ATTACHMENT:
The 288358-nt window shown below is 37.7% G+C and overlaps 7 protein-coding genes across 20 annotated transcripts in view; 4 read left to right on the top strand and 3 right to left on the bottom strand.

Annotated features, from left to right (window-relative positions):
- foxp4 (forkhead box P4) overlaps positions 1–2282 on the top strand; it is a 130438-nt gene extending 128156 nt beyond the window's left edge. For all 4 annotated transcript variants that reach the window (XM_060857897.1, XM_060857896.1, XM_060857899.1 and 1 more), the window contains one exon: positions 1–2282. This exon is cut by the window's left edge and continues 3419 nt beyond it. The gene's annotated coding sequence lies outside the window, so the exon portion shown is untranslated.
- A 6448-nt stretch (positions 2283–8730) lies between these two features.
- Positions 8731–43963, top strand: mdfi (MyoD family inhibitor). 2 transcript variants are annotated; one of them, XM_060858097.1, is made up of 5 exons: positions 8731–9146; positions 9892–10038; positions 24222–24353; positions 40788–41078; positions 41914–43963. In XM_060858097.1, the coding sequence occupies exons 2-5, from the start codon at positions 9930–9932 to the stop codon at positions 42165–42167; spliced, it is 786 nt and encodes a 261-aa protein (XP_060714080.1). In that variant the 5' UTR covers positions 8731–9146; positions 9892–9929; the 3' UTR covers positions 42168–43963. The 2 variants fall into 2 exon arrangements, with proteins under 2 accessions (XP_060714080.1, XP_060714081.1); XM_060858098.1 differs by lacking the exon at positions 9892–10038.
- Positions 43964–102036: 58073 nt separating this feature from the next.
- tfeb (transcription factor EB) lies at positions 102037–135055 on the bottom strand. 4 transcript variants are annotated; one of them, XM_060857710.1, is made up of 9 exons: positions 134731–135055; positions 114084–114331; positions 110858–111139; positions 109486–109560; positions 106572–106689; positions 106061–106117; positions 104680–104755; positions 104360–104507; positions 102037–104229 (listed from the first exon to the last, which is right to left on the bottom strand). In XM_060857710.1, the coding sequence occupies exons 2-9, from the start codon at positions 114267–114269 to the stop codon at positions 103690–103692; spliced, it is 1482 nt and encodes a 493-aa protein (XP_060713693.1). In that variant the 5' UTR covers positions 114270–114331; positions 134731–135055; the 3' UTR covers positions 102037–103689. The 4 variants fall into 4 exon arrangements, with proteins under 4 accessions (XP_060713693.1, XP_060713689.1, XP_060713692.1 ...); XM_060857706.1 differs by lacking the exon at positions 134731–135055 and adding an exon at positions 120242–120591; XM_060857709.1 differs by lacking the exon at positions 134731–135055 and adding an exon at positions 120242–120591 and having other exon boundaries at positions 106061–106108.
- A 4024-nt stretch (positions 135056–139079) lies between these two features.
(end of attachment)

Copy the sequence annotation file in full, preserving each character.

The 288358-nt window shown below is 37.7% G+C and overlaps 7 protein-coding genes across 20 annotated transcripts in view; 4 read left to right on the top strand and 3 right to left on the bottom strand.

Annotated features, from left to right (window-relative positions):
- foxp4 (forkhead box P4) overlaps positions 1–2282 on the top strand; it is a 130438-nt gene extending 128156 nt beyond the window's left edge. For all 4 annotated transcript variants that reach the window (XM_060857897.1, XM_060857896.1, XM_060857899.1 and 1 more), the window contains one exon: positions 1–2282. This exon is cut by the window's left edge and continues 3419 nt beyond it. The gene's annotated coding sequence lies outside the window, so the exon portion shown is untranslated.
- A 6448-nt stretch (positions 2283–8730) lies between these two features.
- Positions 8731–43963, top strand: mdfi (MyoD family inhibitor). 2 transcript variants are annotated; one of them, XM_060858097.1, is made up of 5 exons: positions 8731–9146; positions 9892–10038; positions 24222–24353; positions 40788–41078; positions 41914–43963. In XM_060858097.1, the coding sequence occupies exons 2-5, from the start codon at positions 9930–9932 to the stop codon at positions 42165–42167; spliced, it is 786 nt and encodes a 261-aa protein (XP_060714080.1). In that variant the 5' UTR covers positions 8731–9146; positions 9892–9929; the 3' UTR covers positions 42168–43963. The 2 variants fall into 2 exon arrangements, with proteins under 2 accessions (XP_060714080.1, XP_060714081.1); XM_060858098.1 differs by lacking the exon at positions 9892–10038.
- Positions 43964–102036: 58073 nt separating this feature from the next.
- tfeb (transcription factor EB) lies at positions 102037–135055 on the bottom strand. 4 transcript variants are annotated; one of them, XM_060857710.1, is made up of 9 exons: positions 134731–135055; positions 114084–114331; positions 110858–111139; positions 109486–109560; positions 106572–106689; positions 106061–106117; positions 104680–104755; positions 104360–104507; positions 102037–104229 (listed from the first exon to the last, which is right to left on the bottom strand). In XM_060857710.1, the coding sequence occupies exons 2-9, from the start codon at positions 114267–114269 to the stop codon at positions 103690–103692; spliced, it is 1482 nt and encodes a 493-aa protein (XP_060713693.1). In that variant the 5' UTR covers positions 114270–114331; positions 134731–135055; the 3' UTR covers positions 102037–103689. The 4 variants fall into 4 exon arrangements, with proteins under 4 accessions (XP_060713693.1, XP_060713689.1, XP_060713692.1 ...); XM_060857706.1 differs by lacking the exon at positions 134731–135055 and adding an exon at positions 120242–120591; XM_060857709.1 differs by lacking the exon at positions 134731–135055 and adding an exon at positions 120242–120591 and having other exon boundaries at positions 106061–106108.
- A 4024-nt stretch (positions 135056–139079) lies between these two features.